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Doom
2/5
R E V I E W   B Y   R I C H   C L I N E dir Andrzej Bartkowiak
scr David Callaham, Wesley Strick
with Karl Urban, The Rock, Rosamund Pike, Dexter Fletcher, Ben Daniels, Deobia Oparei, Raz Adoti, Richard Brake, Al Weaver, Yao Chin, Brian Steele, Sara Houghton
release US 21.Oct.05, UK 2.Dec.05 05/US Universal 1h45

Actual dialog: "It's big, very big!" The Rock and Urban

urban rock pike

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Doom No surprise: noisy filmmaker Bartkowiak turns the videogame into a deafening movie. It does have certain entertainment value, although it's so busy trying to look steely and hip that it forgets to engage us on any other level.

It's 2046, two decades after the discovery of a portal between the Nevada desert and the planet Mars, where something has gone seriously wrong in a genetics lab. Sarge (Rock) is called in to help with his elite force of Marines, which includes the brooding secretive one (Urban), the religious tough guy (Daniels), the grunting brute (Oparei), the pretty boy (Adoti), the womaniser (Brake), the ethnic one (Chin) and the rookie (Weaver). And with the help of a techie (Fletcher) and brooding guy's scientist sister (Pike), they're up against something seriously monstrous.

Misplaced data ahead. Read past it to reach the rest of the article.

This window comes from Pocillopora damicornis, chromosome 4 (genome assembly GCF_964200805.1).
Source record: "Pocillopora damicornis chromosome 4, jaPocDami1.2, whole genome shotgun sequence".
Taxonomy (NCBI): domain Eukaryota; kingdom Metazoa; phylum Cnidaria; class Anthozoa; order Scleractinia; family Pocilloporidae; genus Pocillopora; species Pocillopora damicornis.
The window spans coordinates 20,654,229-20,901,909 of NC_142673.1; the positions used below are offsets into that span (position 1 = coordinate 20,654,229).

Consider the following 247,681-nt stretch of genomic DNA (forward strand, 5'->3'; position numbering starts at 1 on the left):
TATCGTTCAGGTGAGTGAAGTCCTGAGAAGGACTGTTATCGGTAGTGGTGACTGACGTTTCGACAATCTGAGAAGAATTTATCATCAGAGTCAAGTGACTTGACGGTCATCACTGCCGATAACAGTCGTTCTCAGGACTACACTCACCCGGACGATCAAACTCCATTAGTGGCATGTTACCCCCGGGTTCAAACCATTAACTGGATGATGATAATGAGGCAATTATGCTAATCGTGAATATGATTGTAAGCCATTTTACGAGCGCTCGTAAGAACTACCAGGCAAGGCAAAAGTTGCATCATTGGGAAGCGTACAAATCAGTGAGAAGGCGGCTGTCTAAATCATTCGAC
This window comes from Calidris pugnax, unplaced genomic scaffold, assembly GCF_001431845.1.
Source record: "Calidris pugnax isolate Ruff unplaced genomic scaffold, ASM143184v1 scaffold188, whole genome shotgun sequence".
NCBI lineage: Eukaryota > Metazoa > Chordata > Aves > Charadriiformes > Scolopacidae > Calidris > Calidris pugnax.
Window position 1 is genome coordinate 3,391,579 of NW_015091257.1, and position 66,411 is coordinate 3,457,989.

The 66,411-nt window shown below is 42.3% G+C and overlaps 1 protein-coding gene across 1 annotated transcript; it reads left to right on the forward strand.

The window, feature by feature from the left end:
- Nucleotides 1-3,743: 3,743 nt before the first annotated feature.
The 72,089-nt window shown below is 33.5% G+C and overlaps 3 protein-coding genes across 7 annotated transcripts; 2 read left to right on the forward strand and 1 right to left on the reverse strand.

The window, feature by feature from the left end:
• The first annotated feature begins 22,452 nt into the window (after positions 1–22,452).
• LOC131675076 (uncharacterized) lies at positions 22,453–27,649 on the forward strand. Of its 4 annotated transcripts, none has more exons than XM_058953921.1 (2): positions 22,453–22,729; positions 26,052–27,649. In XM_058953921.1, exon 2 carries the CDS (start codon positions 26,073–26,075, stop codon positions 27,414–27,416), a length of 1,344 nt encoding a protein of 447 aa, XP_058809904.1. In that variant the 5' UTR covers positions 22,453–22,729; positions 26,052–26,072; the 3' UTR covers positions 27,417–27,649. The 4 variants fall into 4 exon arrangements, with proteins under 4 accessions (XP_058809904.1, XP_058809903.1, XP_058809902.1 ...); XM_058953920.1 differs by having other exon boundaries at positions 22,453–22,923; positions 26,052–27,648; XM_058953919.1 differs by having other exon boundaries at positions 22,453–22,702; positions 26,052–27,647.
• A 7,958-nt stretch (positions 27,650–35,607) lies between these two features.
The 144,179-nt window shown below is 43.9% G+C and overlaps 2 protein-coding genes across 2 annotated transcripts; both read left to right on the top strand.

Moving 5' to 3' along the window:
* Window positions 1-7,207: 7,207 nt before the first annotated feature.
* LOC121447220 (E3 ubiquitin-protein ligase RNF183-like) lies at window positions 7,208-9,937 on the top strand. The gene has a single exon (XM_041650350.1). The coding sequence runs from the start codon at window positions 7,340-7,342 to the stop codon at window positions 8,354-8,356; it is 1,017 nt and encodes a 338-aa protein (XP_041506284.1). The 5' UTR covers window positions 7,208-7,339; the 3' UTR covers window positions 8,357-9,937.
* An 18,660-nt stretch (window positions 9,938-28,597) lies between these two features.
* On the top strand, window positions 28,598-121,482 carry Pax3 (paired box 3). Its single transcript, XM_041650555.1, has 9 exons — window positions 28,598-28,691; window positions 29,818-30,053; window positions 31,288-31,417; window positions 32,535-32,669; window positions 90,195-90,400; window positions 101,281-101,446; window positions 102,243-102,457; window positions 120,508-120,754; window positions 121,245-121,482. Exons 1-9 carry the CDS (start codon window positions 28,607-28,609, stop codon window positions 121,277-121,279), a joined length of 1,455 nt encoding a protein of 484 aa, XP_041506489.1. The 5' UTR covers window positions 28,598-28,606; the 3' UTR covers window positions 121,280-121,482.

We know not to take this seriously; when we meet Sarge he's gratuitously shirtless and tattooed. And the monosyllabic dialog is comical in its sublime inanity. There are also feeble attempts to layer in things like tortured pasts, children in peril and commentary on genetic engineering. But it's a meathead movie in which characters are known by names like Reaper, Goat, The Kid and, well, Sarge. The jingoistic dialog is loaded with hilariously bad wordplay. And the acting, direction and music all take the same dull-witted approach.

The two exceptions are Urban and Pike, who actually play their roles as if they're human beings. Which is remarkably with all the cacophonous carnage around them. The plot is almost exactly the same as Resident Evil, as our intrepid heroes search and destroy a relentless, insidious force. The suspense comes only from the unknown threat; once we see the beasts, it's all over.

So from here on out, it relies on gore and mayhem. And this is an especially grisly, brutal action romp (how it got a 15 certificate is anyone's guess). There's a very cool sequence near the end in which we follow Urban in a point-of-view perspective; it's not scary at all, but it looks exactly like the videogame. And then we're back in mindless action mode. Ho hum.

cert 15 themes, language, violence, gore 24.Oct.05

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2005 by Rich Cline, Shadows on the Wall
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